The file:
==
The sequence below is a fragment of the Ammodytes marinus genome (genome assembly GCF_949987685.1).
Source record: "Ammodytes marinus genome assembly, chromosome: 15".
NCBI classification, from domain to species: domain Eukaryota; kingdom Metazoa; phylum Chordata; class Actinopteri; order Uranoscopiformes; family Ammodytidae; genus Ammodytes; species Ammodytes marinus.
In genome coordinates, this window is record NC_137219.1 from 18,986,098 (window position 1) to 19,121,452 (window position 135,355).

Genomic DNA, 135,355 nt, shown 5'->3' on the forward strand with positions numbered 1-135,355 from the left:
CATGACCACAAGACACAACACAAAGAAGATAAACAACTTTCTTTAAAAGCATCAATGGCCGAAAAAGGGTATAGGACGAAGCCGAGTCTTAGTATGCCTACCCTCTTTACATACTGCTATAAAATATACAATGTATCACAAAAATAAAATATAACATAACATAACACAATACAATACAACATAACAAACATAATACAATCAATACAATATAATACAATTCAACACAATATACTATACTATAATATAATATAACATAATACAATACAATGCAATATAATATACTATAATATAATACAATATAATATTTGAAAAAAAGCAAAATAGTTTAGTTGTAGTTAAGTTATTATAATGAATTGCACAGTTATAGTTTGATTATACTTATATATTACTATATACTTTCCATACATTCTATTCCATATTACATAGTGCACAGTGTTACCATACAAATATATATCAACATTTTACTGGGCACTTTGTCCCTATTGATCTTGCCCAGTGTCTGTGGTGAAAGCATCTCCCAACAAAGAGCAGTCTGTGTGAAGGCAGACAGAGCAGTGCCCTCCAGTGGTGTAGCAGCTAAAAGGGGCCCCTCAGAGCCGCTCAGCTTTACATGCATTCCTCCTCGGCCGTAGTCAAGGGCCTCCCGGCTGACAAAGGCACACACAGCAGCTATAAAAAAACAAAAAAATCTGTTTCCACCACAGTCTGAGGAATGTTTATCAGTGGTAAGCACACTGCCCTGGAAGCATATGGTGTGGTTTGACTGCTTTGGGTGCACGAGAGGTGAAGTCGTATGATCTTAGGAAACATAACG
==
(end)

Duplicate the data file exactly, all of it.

The sequence below is a fragment of the Ammodytes marinus genome (genome assembly GCF_949987685.1).
Source record: "Ammodytes marinus genome assembly, chromosome: 15".
NCBI classification, from domain to species: domain Eukaryota; kingdom Metazoa; phylum Chordata; class Actinopteri; order Uranoscopiformes; family Ammodytidae; genus Ammodytes; species Ammodytes marinus.
In genome coordinates, this window is record NC_137219.1 from 18,986,098 (window position 1) to 19,121,452 (window position 135,355).

Genomic DNA, 135,355 nt, shown 5'->3' on the forward strand with positions numbered 1-135,355 from the left:
CATGACCACAAGACACAACACAAAGAAGATAAACAACTTTCTTTAAAAGCATCAATGGCCGAAAAAGGGTATAGGACGAAGCCGAGTCTTAGTATGCCTACCCTCTTTACATACTGCTATAAAATATACAATGTATCACAAAAATAAAATATAACATAACATAACACAATACAATACAACATAACAAACATAATACAATCAATACAATATAATACAATTCAACACAATATACTATACTATAATATAATATAACATAATACAATACAATGCAATATAATATACTATAATATAATACAATATAATATTTGAAAAAAAGCAAAATAGTTTAGTTGTAGTTAAGTTATTATAATGAATTGCACAGTTATAGTTTGATTATACTTATATATTACTATATACTTTCCATACATTCTATTCCATATTACATAGTGCACAGTGTTACCATACAAATATATATCAACATTTTACTGGGCACTTTGTCCCTATTGATCTTGCCCAGTGTCTGTGGTGAAAGCATCTCCCAACAAAGAGCAGTCTGTGTGAAGGCAGACAGAGCAGTGCCCTCCAGTGGTGTAGCAGCTAAAAGGGGCCCCTCAGAGCCGCTCAGCTTTACATGCATTCCTCCTCGGCCGTAGTCAAGGGCCTCCCGGCTGACAAAGGCACACACAGCAGCTATAAAAAAACAAAAAAATCTGTTTCCACCACAGTCTGAGGAATGTTTATCAGTGGTAAGCACACTGCCCTGGAAGCATATGGTGTGGTTTGACTGCTTTGGGTGCACGAGAGGTGAAGTCGTATGATCTTAGGAAACATAACG